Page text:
XXXIII
EUZELIANS AND PHILOMATHESIANS
Of the College for the first three-quarters of a century the Literary
Societies were a constitutional part. Accordingly, no history of Wake
Forest that omitted a comprehensive account of them would be
complete. Fortunately the records and documents relating to them are
preserved, and little that is essential is left to conjecture.1 They give a
vivid moving picture of successive generations of able young men in
all the joyousness and enthusiasm of youth as they come in constant
stream upon the stage, play their parts and pass off as if under some
divine compulsion. No one can contemplate the changing scene
without much admiration and satisfaction, since it provides the first
appearance of many who on other scenes of action in church and state
were to play noble parts.
The student of government might find in the records of these
Societies as good examples of democracies as ever existed. Their
members were in full charge of their organizations and without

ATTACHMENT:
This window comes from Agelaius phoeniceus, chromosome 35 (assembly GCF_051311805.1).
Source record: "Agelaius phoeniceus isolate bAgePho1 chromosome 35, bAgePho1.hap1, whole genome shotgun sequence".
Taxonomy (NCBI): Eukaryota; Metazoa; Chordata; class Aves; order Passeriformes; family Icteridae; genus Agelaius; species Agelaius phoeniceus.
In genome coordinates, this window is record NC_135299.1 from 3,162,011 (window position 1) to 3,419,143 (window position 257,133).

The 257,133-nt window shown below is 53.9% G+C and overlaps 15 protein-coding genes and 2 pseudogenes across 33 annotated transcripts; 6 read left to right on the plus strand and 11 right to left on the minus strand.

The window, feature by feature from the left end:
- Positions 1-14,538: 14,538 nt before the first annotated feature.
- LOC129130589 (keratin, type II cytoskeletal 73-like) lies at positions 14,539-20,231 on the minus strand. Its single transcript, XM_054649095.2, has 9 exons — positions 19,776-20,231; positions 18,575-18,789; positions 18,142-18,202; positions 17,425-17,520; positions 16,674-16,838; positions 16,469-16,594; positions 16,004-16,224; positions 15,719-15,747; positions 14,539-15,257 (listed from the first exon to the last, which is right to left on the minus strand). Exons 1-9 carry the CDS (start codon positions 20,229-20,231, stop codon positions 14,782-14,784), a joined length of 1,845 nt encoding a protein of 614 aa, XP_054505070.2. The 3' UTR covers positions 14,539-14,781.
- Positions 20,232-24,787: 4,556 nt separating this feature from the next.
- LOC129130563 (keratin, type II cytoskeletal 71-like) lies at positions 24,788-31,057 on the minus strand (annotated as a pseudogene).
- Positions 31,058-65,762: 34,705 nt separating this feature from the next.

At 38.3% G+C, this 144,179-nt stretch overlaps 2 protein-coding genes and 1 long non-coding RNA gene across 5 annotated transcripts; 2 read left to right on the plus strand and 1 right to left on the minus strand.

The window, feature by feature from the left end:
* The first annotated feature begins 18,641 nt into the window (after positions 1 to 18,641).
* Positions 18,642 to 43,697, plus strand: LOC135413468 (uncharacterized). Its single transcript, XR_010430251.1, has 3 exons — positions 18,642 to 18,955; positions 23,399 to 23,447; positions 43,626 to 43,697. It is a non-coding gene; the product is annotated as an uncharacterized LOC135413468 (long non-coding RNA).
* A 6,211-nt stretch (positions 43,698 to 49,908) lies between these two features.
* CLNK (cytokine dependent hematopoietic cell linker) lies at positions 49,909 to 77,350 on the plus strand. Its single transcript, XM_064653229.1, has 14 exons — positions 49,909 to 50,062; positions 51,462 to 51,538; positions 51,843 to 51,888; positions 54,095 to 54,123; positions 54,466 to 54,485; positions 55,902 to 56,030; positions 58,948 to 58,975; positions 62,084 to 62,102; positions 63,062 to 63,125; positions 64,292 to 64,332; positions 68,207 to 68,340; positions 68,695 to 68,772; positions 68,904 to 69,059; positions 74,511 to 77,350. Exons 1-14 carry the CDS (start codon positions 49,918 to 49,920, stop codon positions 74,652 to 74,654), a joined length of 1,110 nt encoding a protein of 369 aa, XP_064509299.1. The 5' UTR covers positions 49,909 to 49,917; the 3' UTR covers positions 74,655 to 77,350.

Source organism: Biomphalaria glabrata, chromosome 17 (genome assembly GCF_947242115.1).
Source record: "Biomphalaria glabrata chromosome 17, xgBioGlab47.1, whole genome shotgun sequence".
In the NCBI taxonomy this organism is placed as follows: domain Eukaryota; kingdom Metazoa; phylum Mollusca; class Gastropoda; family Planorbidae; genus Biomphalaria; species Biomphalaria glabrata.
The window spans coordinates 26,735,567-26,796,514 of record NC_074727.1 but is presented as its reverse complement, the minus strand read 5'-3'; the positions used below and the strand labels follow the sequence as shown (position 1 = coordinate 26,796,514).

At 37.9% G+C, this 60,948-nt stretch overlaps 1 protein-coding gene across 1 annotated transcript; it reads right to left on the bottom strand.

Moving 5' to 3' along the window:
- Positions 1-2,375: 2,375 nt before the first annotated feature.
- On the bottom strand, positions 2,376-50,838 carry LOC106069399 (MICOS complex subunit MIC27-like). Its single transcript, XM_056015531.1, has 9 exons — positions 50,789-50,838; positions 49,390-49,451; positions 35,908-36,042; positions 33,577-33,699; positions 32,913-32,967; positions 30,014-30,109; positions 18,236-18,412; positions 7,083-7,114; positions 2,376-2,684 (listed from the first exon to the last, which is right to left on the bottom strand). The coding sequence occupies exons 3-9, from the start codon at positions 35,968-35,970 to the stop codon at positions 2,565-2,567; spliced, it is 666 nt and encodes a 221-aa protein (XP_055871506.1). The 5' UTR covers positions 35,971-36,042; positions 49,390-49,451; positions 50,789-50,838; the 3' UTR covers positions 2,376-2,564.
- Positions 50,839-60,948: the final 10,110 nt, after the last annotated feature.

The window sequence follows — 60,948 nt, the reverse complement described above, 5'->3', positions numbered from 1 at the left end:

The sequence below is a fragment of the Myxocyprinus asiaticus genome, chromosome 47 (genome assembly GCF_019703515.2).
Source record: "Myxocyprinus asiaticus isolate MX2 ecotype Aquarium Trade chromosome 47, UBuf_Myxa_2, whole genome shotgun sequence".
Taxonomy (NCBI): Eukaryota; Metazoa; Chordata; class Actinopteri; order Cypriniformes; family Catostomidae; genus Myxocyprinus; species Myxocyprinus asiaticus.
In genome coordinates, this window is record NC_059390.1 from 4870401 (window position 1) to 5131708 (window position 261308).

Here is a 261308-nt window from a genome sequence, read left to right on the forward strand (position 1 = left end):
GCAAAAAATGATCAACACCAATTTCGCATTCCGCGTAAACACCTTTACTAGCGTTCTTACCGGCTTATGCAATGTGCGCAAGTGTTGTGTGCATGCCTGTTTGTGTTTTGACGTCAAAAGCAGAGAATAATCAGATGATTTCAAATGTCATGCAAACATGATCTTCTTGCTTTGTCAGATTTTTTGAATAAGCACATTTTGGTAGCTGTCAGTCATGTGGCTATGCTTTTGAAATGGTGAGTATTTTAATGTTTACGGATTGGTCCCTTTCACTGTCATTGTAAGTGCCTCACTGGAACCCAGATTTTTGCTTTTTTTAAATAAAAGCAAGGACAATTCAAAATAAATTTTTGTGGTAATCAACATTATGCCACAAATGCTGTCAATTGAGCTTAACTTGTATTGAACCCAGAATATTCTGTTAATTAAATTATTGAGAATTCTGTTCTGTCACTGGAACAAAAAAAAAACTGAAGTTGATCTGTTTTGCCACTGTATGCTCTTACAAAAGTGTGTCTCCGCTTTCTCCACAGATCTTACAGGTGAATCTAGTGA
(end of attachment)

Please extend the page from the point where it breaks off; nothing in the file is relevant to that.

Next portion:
direction or interference from outside. They chose their own form of
government, elected their own officers, established such rules and
regulations as seemed to them necessary for their welfare, and
enforced them with proper penalties. If they made mistakes they were
able to correct them. They exacted certain fees and required the
performance of certain duties; they required a strict accounting in all
financial matters; they imposed such a discipline as made for the
development of the members socially, morally and intellectually, and
fitted them to take places of leadership in
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1 For the Euzelian Society the transcribed minutes for these years fill two large
volumes and part of a third, about 1,500 pages; part of the original records are also
preserved. For the Philomathesian Society the minutes of these years are contained
in one volume and part of another, with larger folios than those of the Euzelian
records. The minutes of both Societies and a list of their members for the year 1835
are found in the Wake Forest Student for February, 1910, XXIX, 384 ff. There is a
"Short History of the Literary Societies," by Dr. T. H. Pritchard, in the Wake Forest
Student, I, 60 ff.
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